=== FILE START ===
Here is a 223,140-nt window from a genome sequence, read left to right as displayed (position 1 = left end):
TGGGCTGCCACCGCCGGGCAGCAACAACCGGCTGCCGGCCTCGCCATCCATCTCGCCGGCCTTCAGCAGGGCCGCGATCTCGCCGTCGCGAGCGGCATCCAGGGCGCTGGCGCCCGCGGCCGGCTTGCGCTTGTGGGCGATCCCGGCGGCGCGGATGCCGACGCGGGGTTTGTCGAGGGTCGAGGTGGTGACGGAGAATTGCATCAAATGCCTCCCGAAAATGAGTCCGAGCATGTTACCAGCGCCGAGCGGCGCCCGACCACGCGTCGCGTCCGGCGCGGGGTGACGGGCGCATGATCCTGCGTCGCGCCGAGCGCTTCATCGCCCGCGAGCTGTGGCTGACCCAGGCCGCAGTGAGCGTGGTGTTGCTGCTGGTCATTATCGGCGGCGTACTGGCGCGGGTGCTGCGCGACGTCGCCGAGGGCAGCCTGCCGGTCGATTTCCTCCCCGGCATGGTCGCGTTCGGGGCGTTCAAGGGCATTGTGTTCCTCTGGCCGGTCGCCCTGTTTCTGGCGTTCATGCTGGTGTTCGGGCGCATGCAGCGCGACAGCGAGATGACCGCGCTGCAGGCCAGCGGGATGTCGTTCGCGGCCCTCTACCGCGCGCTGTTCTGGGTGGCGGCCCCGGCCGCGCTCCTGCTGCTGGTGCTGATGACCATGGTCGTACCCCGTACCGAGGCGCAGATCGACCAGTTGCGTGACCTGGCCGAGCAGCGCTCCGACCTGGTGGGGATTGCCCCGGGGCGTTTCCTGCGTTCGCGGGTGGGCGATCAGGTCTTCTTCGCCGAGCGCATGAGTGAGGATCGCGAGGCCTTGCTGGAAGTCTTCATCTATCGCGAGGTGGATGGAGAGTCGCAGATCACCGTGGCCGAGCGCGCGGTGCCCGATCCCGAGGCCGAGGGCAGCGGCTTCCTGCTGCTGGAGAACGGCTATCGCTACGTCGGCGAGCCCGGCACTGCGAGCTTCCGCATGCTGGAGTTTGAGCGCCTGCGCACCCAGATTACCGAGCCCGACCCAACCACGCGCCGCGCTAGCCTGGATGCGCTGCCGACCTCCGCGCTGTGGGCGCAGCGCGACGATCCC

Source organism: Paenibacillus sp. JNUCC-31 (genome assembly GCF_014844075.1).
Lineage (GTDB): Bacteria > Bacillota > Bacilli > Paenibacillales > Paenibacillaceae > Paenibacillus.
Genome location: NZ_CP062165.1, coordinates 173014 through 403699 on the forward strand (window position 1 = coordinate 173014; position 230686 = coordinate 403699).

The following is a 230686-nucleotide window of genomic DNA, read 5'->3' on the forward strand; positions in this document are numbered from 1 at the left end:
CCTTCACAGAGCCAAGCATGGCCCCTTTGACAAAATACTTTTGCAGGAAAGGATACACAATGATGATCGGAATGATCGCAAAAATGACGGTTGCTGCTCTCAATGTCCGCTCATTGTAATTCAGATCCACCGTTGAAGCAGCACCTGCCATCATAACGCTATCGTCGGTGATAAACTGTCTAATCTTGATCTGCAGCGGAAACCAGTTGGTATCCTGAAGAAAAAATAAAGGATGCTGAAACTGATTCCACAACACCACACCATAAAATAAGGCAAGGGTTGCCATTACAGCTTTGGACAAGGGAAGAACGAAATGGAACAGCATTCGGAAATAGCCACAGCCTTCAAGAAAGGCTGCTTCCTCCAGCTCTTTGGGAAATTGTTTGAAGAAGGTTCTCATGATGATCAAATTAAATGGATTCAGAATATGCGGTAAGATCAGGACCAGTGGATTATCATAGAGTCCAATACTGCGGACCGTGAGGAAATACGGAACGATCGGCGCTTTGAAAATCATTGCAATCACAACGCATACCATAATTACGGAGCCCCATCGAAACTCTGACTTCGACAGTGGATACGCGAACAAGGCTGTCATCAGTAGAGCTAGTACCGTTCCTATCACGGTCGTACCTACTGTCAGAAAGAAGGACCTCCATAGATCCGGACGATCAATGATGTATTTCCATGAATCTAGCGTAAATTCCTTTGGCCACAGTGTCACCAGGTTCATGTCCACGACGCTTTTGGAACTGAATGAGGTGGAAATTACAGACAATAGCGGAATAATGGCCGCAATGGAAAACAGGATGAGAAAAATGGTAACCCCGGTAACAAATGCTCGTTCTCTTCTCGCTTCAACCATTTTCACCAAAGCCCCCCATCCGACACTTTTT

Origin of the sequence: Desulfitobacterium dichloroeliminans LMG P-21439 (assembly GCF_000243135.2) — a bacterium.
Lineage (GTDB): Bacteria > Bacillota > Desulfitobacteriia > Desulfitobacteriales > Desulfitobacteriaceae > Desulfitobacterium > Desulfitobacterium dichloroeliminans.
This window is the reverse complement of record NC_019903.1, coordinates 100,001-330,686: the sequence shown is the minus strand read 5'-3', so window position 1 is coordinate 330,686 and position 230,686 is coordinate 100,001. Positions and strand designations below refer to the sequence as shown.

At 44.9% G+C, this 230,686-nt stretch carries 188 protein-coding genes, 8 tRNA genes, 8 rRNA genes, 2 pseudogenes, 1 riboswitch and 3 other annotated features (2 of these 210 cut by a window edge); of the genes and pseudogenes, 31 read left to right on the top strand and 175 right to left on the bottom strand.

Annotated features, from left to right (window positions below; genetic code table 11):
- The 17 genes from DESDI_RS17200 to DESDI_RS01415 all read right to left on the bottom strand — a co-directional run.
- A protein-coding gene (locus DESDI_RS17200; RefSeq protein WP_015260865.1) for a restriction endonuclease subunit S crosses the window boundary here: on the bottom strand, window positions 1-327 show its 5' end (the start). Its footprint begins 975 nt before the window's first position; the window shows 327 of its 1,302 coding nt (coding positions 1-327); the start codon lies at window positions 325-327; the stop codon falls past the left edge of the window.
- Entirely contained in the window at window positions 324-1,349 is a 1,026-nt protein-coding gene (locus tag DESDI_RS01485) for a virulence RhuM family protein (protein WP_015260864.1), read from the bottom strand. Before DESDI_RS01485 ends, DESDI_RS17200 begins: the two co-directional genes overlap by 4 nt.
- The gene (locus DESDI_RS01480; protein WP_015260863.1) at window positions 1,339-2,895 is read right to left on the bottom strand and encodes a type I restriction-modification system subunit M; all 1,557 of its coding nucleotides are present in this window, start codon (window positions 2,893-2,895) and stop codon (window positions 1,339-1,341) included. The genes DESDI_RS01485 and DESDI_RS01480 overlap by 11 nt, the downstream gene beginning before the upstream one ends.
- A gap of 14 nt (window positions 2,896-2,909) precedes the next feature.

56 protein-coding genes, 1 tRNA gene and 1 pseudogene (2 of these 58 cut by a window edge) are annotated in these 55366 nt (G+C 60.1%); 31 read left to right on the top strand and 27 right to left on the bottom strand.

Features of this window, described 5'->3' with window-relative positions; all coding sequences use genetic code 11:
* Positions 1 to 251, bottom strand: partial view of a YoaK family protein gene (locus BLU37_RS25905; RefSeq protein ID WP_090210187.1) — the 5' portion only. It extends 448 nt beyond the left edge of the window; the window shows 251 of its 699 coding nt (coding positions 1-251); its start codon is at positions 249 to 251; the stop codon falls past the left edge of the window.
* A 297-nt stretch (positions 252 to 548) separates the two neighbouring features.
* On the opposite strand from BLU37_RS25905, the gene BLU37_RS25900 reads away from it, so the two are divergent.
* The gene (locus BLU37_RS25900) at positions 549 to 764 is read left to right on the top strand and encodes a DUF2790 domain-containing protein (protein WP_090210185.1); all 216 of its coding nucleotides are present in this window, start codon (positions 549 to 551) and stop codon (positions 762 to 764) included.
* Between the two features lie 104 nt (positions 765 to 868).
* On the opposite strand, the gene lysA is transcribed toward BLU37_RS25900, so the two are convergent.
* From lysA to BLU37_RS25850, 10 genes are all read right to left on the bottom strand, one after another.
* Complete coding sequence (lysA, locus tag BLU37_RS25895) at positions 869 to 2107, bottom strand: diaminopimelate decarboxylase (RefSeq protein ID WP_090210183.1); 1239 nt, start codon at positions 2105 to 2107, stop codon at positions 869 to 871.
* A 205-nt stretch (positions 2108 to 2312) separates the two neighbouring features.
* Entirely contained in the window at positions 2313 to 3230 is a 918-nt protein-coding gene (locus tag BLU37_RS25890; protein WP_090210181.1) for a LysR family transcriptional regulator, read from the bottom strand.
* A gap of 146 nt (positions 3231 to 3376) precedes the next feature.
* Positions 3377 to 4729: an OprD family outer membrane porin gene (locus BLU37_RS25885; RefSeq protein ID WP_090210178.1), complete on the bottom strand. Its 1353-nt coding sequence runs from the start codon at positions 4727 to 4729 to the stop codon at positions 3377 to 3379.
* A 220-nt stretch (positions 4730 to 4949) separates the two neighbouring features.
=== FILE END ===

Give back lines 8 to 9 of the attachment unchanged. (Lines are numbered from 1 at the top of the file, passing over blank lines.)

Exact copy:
Origin of the sequence: Desulfitobacterium dichloroeliminans LMG P-21439 (assembly GCF_000243135.2) — a bacterium.
Lineage (GTDB): Bacteria > Bacillota > Desulfitobacteriia > Desulfitobacteriales > Desulfitobacteriaceae > Desulfitobacterium > Desulfitobacterium dichloroeliminans.